In regions of low recombination, the H test may distinguish hitchhiking from a neutral or background selection model, which is expected to have the same relative abundance of intermediate- to high-frequency variants (Charlesworthet al. 1995; Fu 1997). We identified seven published polymorphism surveys in four regions with greatly reduced rates of recombination (materials and methods). Achaete, asense, and Pgd are located on the tip of the X chromosome and a significant excess of high-frequency variants is found at achaete (Table 2). An excess of high-frequency variants is not found at su(f) at the base of the X chromosome or at ftz or Gld, near the centromere of the third chromosome. In D. ananassae, there is a nonsignificant excess of high-frequency variants at vermilion near the centromere of the X chromosome.

The levels of variation and excess of high-frequency variants found at achaete, asense, and Pgd suggest a weakening hitchhiking effect with their distance from the tip of the X chromosome. Achaete has a significant excess of high-frequency variants and the largest reduction in levels of variation. A weaker hitchhiking pattern is found at asense and it is weaker still at Pgd. Out of eight comparisons one significant association was found between variation at achaete and Pgd (Begun and Aquadro 1991). This is consistent with the hitchhiking effect, which produces linkage disequilibrium (Thomson 1977). In the absence of hitchhiking, no genealogical association would be expected between loci separated by a recombinational distance, 4Nc, of >100 (Hudson 1983). The three loci should be independent, given that the rate of recombination between achaete and asense is estimated to be 1.5 × 10−4 and between achaete and Pgd, 6 × 10−3, approximately (FlyBase 1999). Treating the three surveys as independent, the three P values can be combined (Sokal and Rohlf 1981) to show a significant departure from neutrality for the entire ac-ase-Pgd region (P = 0.022).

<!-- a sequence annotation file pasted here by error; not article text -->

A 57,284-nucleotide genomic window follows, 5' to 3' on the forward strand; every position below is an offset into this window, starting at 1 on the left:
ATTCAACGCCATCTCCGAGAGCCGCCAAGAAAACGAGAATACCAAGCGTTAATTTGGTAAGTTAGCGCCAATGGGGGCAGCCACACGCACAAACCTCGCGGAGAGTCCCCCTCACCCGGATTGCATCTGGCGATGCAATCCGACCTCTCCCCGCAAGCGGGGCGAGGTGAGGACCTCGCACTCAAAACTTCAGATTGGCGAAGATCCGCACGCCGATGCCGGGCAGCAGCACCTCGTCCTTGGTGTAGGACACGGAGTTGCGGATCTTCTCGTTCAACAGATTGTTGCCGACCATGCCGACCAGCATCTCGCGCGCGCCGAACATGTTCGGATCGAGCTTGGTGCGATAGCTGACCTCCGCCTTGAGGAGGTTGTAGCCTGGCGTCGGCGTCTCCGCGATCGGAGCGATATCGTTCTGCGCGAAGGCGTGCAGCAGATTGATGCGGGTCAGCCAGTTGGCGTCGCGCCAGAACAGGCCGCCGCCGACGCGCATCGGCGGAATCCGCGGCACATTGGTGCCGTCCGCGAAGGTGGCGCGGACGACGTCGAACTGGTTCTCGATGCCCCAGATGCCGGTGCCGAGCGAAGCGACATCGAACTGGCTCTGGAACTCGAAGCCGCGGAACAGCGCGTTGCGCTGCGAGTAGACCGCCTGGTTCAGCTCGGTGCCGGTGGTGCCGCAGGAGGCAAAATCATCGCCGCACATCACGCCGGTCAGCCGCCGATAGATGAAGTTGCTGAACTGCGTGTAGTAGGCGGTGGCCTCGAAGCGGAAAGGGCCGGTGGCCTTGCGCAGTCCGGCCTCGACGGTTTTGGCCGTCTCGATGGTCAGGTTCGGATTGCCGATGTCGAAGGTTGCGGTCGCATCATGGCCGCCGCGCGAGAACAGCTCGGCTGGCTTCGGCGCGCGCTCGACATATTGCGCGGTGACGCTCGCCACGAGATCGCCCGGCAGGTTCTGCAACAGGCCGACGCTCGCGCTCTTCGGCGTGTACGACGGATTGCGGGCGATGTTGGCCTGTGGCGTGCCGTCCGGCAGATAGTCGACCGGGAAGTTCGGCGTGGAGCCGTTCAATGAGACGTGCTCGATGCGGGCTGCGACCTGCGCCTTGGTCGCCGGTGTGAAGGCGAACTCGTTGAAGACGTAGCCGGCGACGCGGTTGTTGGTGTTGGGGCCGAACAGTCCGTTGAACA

In regions of normal recombination, the hitchhiking effect may be limited to a small region so the location of the sequence under selection must be known. The accessory gland protein gene (Acp26Aa) has been shown to be under positive selection by interspecific comparisons (Aguadéet al. 1992; Tsaur and Wu 1997; Aguadé 1998; Tsauret al. 1998). On the basis of the expected ratio of synonymous and nonsynonymous differences within and between species (McDonald and Kreitman 1991), only 29 nonsynonymous substitutions are expected between D. melanogaster and D. simulans, whereas 75 are observed (Tsauret al. 1998). Thus, it is likely that a hitchhiking event occurred recently enough to influence patterns of intraspecific variation in D. melanogaster.

As previously noted (Tsauret al. 1998), there is an excess of high-frequency variants in the Acp26Aa gene (Figure 4). Because the locus is in a region of high recombination, c is estimated to be 4.4 × 10−8 (Comerónet al. 1999), and there is ample evidence of recombination between sites as close as 20 bp apart, a hitchhiking effect could be limited to a small region within the gene and each segregating site would experience a different strength of the hitchhiking effect. A sliding window plot of polymorphism vs. divergence shows an excess of high-frequency variants on both sides of a region where there is an absence of variation when compared to divergence (Figure 5). This is the expected pattern produced by positive selection over a continuous range of linked variation (Figure 3). Of the 13 variants found at a frequency of >50%, all lie within the region affected by hitchhiking and six lie on one side and seven lie on the other side of the region presumably affected by complete hitchhiking, which is indicated by the arrows. No such pattern is found in the Acp26Ab gene.